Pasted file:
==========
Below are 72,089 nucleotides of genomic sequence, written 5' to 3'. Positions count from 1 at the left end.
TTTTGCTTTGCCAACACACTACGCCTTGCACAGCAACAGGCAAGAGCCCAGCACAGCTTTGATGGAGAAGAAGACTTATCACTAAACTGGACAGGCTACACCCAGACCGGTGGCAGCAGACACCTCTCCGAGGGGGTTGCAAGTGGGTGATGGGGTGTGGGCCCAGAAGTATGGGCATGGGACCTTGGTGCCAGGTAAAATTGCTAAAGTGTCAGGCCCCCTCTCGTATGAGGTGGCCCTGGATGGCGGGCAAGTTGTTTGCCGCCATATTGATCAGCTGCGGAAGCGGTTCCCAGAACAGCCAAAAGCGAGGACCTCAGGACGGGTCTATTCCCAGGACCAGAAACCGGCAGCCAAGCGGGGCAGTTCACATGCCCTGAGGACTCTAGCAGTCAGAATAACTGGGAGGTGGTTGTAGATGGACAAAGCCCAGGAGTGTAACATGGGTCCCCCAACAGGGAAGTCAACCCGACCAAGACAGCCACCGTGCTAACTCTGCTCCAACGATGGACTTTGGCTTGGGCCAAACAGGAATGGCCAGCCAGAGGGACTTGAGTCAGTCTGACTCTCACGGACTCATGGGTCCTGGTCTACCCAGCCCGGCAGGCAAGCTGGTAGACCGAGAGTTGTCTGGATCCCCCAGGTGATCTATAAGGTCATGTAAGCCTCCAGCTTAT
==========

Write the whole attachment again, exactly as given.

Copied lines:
Below are 72,089 nucleotides of genomic sequence, written 5' to 3'. Positions count from 1 at the left end.
TTTTGCTTTGCCAACACACTACGCCTTGCACAGCAACAGGCAAGAGCCCAGCACAGCTTTGATGGAGAAGAAGACTTATCACTAAACTGGACAGGCTACACCCAGACCGGTGGCAGCAGACACCTCTCCGAGGGGGTTGCAAGTGGGTGATGGGGTGTGGGCCCAGAAGTATGGGCATGGGACCTTGGTGCCAGGTAAAATTGCTAAAGTGTCAGGCCCCCTCTCGTATGAGGTGGCCCTGGATGGCGGGCAAGTTGTTTGCCGCCATATTGATCAGCTGCGGAAGCGGTTCCCAGAACAGCCAAAAGCGAGGACCTCAGGACGGGTCTATTCCCAGGACCAGAAACCGGCAGCCAAGCGGGGCAGTTCACATGCCCTGAGGACTCTAGCAGTCAGAATAACTGGGAGGTGGTTGTAGATGGACAAAGCCCAGGAGTGTAACATGGGTCCCCCAACAGGGAAGTCAACCCGACCAAGACAGCCACCGTGCTAACTCTGCTCCAACGATGGACTTTGGCTTGGGCCAAACAGGAATGGCCAGCCAGAGGGACTTGAGTCAGTCTGACTCTCACGGACTCATGGGTCCTGGTCTACCCAGCCCGGCAGGCAAGCTGGTAGACCGAGAGTTGTCTGGATCCCCCAGGTGATCTATAAGGTCATGTAAGCCTCCAGCTTAT